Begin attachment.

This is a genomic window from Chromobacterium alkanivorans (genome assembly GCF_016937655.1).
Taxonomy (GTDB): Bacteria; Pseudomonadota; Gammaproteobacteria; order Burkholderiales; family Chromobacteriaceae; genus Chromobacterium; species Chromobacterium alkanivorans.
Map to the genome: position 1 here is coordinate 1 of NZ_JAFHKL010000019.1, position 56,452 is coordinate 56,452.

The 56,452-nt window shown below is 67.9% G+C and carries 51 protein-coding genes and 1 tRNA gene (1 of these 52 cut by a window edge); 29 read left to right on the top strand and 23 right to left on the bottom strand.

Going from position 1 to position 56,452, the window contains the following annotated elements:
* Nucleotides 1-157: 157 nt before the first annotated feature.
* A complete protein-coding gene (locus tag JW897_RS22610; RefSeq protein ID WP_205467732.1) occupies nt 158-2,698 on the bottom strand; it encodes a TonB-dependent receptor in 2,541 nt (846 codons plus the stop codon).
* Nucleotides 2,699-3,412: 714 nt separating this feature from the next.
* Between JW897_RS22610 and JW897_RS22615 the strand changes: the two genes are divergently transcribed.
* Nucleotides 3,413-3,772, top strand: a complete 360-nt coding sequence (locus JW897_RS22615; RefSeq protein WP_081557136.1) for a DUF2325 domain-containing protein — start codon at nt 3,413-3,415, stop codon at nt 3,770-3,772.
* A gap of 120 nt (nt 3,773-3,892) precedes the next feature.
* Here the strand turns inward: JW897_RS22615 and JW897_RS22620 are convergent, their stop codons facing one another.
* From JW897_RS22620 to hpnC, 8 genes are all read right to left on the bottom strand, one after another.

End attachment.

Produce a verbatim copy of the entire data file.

This is a genomic window from Chromobacterium alkanivorans (genome assembly GCF_016937655.1).
Taxonomy (GTDB): Bacteria; Pseudomonadota; Gammaproteobacteria; order Burkholderiales; family Chromobacteriaceae; genus Chromobacterium; species Chromobacterium alkanivorans.
Map to the genome: position 1 here is coordinate 1 of NZ_JAFHKL010000019.1, position 56,452 is coordinate 56,452.

The 56,452-nt window shown below is 67.9% G+C and carries 51 protein-coding genes and 1 tRNA gene (1 of these 52 cut by a window edge); 29 read left to right on the top strand and 23 right to left on the bottom strand.

Going from position 1 to position 56,452, the window contains the following annotated elements:
* Nucleotides 1-157: 157 nt before the first annotated feature.
* A complete protein-coding gene (locus tag JW897_RS22610; RefSeq protein ID WP_205467732.1) occupies nt 158-2,698 on the bottom strand; it encodes a TonB-dependent receptor in 2,541 nt (846 codons plus the stop codon).
* Nucleotides 2,699-3,412: 714 nt separating this feature from the next.
* Between JW897_RS22610 and JW897_RS22615 the strand changes: the two genes are divergently transcribed.
* Nucleotides 3,413-3,772, top strand: a complete 360-nt coding sequence (locus JW897_RS22615; RefSeq protein WP_081557136.1) for a DUF2325 domain-containing protein — start codon at nt 3,413-3,415, stop codon at nt 3,770-3,772.
* A gap of 120 nt (nt 3,773-3,892) precedes the next feature.
* Here the strand turns inward: JW897_RS22615 and JW897_RS22620 are convergent, their stop codons facing one another.
* From JW897_RS22620 to hpnC, 8 genes are all read right to left on the bottom strand, one after another.